4th December 2013
The Government has announced a series of measures designed to reduce consumers’ energy bills, following the Prime Minister’s statement that he would “roll back green charges” (or “get rid of all the green crap” according to one newspaper) which form part of energy bills. Part of these measures include streamlining the Green Deal and some important changes to ECO.
On 24 October 2013 David Cameron surprised many, including his front bench colleagues, when he announced in Prime Minister’s Questions that he would look to “roll back green charges” in order to reduce the upward pressure on domestic energy bills. The Sun subsequently reported that the Prime Minister had instructed aides to “get rid of all the green crap” from energy bills – a statement that was denied by Number 10 officials.
Many of the so-called green levies are funded via consumers’ bills rather than from general taxation. With many of the large energy suppliers having announced 8 or 9 per cent. bill increases and blaming a proportion of the rise on Government policies and green levies, from a political point of view the Government were left with no option but to act.
On 2 December 2013, the Government announced a series of measures that would take around £50 off the average annual energy bill. With a £12 rebate due to moving the funding of Warm Home Discount from bills to general taxation, the majority of the savings came from changes to the Energy Company Obligation (ECO) scheme (which is designed to improve energy efficiency in domestic properties across Great Britain) – see below for more details of these changes. At the same time, the Government announced a number of changes to the much maligned Green Deal, aimed at improving take up of the scheme as well as deflecting concern that the changes to ECO were undermining progress on energy efficiency.
The Government was at pains to stress that, with the changes, its overall approach is carbon neutral. It announced new measures aimed at boosting energy efficiency even further by introducing new schemes for home-movers, landlords and public sector buildings, worth £540 million over three years:
In addition, the Government announced an increase in the funds available to local authorities this year through Green Deal Communities from £20 million to £80 million, to help support ‘street-by-street’ programmes for hard-to-treat homes.
A range of changes to ECO were announced, including:
In addition, further changes are to be consulted upon next year, including energy companies being able to ‘bank’ any over-delivery against previous schemes and the current round of ECO against their 2015 and 2017 targets, and incentives for quick delivery with energy companies that fall short of their new 2015 delivery targets having their 2017 target increased by the same multiple.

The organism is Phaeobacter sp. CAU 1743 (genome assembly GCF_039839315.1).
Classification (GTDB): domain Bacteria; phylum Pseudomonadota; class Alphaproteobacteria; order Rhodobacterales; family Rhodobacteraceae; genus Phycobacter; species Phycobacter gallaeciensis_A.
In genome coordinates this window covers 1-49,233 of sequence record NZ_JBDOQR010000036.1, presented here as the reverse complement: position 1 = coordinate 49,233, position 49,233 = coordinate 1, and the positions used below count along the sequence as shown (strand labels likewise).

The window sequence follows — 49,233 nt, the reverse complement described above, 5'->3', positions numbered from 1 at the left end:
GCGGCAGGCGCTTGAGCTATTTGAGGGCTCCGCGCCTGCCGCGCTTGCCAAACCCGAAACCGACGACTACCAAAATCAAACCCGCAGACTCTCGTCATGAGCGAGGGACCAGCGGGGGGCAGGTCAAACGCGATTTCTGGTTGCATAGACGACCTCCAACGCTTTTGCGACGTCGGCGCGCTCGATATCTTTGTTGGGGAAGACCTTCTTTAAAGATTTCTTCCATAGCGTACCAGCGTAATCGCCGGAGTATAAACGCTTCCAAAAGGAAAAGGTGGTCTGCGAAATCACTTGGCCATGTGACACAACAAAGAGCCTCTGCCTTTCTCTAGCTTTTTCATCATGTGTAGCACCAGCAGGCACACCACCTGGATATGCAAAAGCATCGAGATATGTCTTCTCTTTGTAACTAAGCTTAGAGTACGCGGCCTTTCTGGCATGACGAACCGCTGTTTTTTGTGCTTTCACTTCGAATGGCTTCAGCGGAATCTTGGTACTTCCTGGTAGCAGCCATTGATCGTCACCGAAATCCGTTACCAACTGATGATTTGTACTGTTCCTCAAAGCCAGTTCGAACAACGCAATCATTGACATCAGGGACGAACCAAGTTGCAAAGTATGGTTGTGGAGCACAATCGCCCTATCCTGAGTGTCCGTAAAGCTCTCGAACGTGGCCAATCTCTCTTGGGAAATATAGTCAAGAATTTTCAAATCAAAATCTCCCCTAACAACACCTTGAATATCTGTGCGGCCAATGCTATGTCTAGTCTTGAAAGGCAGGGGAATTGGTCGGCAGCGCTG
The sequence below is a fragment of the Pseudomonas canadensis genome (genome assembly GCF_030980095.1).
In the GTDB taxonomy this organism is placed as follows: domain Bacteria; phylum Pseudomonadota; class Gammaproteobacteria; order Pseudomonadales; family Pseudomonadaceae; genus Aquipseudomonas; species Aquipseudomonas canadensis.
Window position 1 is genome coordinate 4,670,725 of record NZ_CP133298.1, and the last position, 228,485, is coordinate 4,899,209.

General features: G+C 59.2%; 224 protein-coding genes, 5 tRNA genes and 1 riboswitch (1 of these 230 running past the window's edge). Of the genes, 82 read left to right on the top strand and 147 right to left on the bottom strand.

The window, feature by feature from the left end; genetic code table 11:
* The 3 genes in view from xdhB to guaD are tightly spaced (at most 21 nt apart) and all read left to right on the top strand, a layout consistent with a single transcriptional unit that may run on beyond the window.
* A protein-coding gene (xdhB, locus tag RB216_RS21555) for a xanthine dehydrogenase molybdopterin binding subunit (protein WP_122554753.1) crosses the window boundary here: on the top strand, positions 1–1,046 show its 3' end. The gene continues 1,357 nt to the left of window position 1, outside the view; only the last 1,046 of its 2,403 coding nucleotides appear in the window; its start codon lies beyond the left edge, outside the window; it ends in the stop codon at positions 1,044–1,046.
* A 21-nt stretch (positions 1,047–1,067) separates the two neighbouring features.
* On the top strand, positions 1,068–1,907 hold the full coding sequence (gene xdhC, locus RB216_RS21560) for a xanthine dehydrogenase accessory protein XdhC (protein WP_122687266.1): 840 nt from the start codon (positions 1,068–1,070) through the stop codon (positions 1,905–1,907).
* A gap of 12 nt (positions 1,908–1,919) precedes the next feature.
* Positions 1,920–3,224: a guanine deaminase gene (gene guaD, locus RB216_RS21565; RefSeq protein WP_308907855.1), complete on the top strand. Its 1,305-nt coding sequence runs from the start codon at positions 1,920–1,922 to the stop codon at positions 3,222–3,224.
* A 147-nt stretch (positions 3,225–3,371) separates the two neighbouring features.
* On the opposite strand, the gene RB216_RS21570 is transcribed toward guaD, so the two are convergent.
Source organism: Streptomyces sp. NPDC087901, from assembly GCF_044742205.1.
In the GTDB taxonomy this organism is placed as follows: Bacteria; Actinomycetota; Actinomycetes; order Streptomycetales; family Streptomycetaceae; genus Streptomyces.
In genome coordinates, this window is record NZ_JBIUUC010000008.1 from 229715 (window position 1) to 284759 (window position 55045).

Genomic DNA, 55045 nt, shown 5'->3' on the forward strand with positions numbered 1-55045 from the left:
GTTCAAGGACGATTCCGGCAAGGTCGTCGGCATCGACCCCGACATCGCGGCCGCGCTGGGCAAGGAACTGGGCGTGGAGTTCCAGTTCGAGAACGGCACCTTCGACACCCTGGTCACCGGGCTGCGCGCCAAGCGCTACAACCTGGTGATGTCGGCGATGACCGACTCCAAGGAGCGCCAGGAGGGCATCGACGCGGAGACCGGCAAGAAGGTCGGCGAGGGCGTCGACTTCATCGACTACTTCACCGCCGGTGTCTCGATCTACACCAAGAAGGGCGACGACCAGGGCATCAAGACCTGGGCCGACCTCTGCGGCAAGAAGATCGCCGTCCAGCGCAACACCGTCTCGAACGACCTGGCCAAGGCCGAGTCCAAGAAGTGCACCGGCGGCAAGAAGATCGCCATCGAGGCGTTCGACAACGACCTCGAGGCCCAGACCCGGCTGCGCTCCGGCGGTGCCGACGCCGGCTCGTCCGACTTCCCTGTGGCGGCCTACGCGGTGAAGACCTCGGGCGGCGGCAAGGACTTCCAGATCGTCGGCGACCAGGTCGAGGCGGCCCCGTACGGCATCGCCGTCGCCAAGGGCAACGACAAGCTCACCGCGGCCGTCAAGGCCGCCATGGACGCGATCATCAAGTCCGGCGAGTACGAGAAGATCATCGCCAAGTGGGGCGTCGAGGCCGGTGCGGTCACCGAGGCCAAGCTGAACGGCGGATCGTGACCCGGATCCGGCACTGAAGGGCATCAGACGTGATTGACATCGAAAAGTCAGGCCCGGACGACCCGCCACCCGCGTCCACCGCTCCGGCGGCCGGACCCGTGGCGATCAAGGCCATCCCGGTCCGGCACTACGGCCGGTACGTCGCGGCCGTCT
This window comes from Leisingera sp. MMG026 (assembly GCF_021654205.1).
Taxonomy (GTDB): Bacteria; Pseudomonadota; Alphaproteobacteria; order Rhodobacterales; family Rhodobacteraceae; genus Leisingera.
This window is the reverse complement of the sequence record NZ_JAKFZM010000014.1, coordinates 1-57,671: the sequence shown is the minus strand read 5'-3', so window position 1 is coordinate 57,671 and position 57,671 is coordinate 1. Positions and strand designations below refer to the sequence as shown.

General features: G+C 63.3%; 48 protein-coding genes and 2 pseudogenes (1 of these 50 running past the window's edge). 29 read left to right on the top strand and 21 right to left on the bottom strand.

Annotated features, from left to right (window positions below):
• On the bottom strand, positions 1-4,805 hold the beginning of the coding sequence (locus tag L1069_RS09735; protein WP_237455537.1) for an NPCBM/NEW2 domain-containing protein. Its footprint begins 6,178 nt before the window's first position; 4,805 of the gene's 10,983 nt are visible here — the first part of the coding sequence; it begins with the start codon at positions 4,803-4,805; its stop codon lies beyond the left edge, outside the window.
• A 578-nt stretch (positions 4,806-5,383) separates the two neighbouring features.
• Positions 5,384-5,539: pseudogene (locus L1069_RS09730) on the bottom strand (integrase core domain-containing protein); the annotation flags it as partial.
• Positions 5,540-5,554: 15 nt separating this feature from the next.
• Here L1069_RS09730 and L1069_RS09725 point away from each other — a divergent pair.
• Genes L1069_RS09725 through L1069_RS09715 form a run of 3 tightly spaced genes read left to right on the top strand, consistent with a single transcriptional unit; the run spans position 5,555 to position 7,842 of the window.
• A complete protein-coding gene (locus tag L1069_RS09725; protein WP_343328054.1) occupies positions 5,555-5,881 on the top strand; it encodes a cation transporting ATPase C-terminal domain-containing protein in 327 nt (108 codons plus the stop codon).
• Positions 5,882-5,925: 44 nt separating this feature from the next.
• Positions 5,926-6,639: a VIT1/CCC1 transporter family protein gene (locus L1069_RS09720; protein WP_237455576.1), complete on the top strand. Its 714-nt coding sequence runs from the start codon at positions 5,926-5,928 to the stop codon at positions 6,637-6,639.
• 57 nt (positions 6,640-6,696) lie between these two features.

The changes to the Green Deal announced by the Department of Energy and Climate Change (DECC) include:
Some of these practical changes will happen in January 2014. Others are planned for the first half of 2014 as DECC seeks Parliamentary approval to amendments to legislation and works with industry to change the systems through which Green Deal operates.
DECC also announced that it is considering looking at how the ‘golden rule’ controls what can be borrowed under the Green Deal and what adjustments to the rule might make sense for consumers.
While many are concerned that the overall effect of the changes will reduce energy efficiency improvements in the UK, and others are sceptical as to whether all of the anticipated savings will actually be passed on to consumers, the changes do offer a number of opportunities.
Local authorities are potentially the biggest winners of the reforms to ECO, with an extra £60 million for the Green Deal Communities scheme and the possibility of having heat networks funded (at least in part) via ECO. With easy to treat cavity walls and lofts now being permitted under ECO, this also opens up the opportunity for local authorities to put together bigger ‘packages’ of work that will be attractive to energy suppliers to fund as part of ECO, delivering improvements in local housing stock and reducing fuel poverty, as well as kick-starting district heating projects that may otherwise have struggled to get off the ground.
Many see the changes to Green Deal as tinkering round the edges, and only time will tell if the scheme will see the level of uptake that was originally promised but has so far failed to materialise.
For more information on the Green Deal and ECO, please contact the team.